• Seen by the “HTTPS” in the browser bar
      • Considered less secure than Perfect Forward Secrecy (PFS) encryption
        • SSL allows attackers to capture an encrypted session and find a key to it later
        • PFS have temporary keys, making decryption more difficult at any time
      • End-to-end encryption
        • Modified version of Google’s plugin
        • Should communicate securely with Gmail as well as Yahoo! users
    • Microsoft Outlook
      • End of 2013, Microsoft promised stronger encryption
        • Default encryption for internal messages
        • Include PFS encryption

Lock Down Your Inbox

  • Aspects of Email Security
    • Spam filtering
    • Attachment scans
      • Roughly 10% of viruses are delivered this way
    • Firewalls
      • Secure instant messaging
      • Spyware protection
    • Identity protection
    • Unsafe content blocking
    • Encryption
  • Safe practices
    • Have anti-virus software installed
    • Use strong passwords that are changed regularly
      • Use different passwords on different sites
      • Don’t reuse email passwords elsewhere
    • Delete emails from suspicious sources
      • Strangers
      • Unexpected links or attachments
      • Suspicious emails from friends and family
        • They may have been hacked
    • Don’t click on links or attachments unless they are trusted
    • Delete spam and forwarded chain emails
    • Use “BCC” option for large email address lists to reduce spammer access
      • BCC is Blind Carbon Copy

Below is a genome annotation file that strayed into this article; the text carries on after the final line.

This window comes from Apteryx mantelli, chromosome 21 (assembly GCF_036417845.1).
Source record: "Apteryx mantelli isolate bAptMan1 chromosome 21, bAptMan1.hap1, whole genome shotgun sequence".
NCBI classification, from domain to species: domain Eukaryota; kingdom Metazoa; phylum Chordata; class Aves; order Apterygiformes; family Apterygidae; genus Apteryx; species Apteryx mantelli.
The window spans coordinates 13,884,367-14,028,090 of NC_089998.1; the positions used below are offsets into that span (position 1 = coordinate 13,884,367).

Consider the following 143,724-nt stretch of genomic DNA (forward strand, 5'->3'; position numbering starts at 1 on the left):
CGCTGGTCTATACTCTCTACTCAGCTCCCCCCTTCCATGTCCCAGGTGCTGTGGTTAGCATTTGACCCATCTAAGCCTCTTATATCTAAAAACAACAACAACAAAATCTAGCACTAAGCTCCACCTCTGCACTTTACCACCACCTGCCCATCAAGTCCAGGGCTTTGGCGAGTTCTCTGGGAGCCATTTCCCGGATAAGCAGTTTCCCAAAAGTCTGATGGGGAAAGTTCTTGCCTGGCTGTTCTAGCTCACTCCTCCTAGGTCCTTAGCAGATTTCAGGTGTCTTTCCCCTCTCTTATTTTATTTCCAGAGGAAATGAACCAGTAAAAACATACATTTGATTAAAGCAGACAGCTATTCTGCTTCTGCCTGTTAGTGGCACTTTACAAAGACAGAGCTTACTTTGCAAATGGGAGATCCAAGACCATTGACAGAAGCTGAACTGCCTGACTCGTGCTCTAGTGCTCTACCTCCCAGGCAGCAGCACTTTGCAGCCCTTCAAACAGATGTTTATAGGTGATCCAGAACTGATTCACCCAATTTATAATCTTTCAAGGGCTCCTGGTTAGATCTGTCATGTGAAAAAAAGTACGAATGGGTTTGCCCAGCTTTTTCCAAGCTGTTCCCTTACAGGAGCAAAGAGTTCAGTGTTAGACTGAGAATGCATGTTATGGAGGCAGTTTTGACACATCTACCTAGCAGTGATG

• Keeps email addresses “blind” to other recipients so the sender doesn’t share them among strangers
      • Helps prevent spam-bots and viruses from sifting through the email for new targets
    • Don’t respond to pleas for personal information or passwords unless verified by calling the company, bank, or institution directly
    • Sign out of accounts when finished checking them
    • Have separate email addresses for:
      • Friends and family
      • Banking and financial matters
      • Subscriptions and competitions
    • Many public wi-fi connections do not encrypt
      • Use the encryption software on your device
    • Use two-step verification for logging in
      • Makes logging in more difficult for unauthorized users
      • For a new or public computer or mobile device, an “untrusted” device since it hasn’t been used to log in before, the user is sent an authentication code via text, phone, or email as a second step to sign in
      • Offered by Gmail, Apple, Dropbox, and Facebook
    • Lock devices to require passcodes to access them

With diligence in using security features and wisdom in removing suspicious messages, email users can continue to connect confidently without putting their inboxes at risk.

Sources: google.com, usatoday.com, microsoft.com, computerweekly.com, sourcedigit.com, zdnet.com, businessinsider.com, engadget.com, chatdanger.com, theguardian.com, digitalunite.com, theguardian.com, ibtimes.com, pcmag.com, techdirt.com, theregister.co.uk, techrepublic.com, rutgers.edu, fortune.com, nbcnews.com

Sources

Brenda is a freelance writer. She works with us through her company The Digital Inkwell. You can find her tech work (especially on WordPress) throughout the internet. In addition, she publishes science fiction and fantasy stories under the name Brenda Stokes Barron. She lives with her husband and two children in southern California.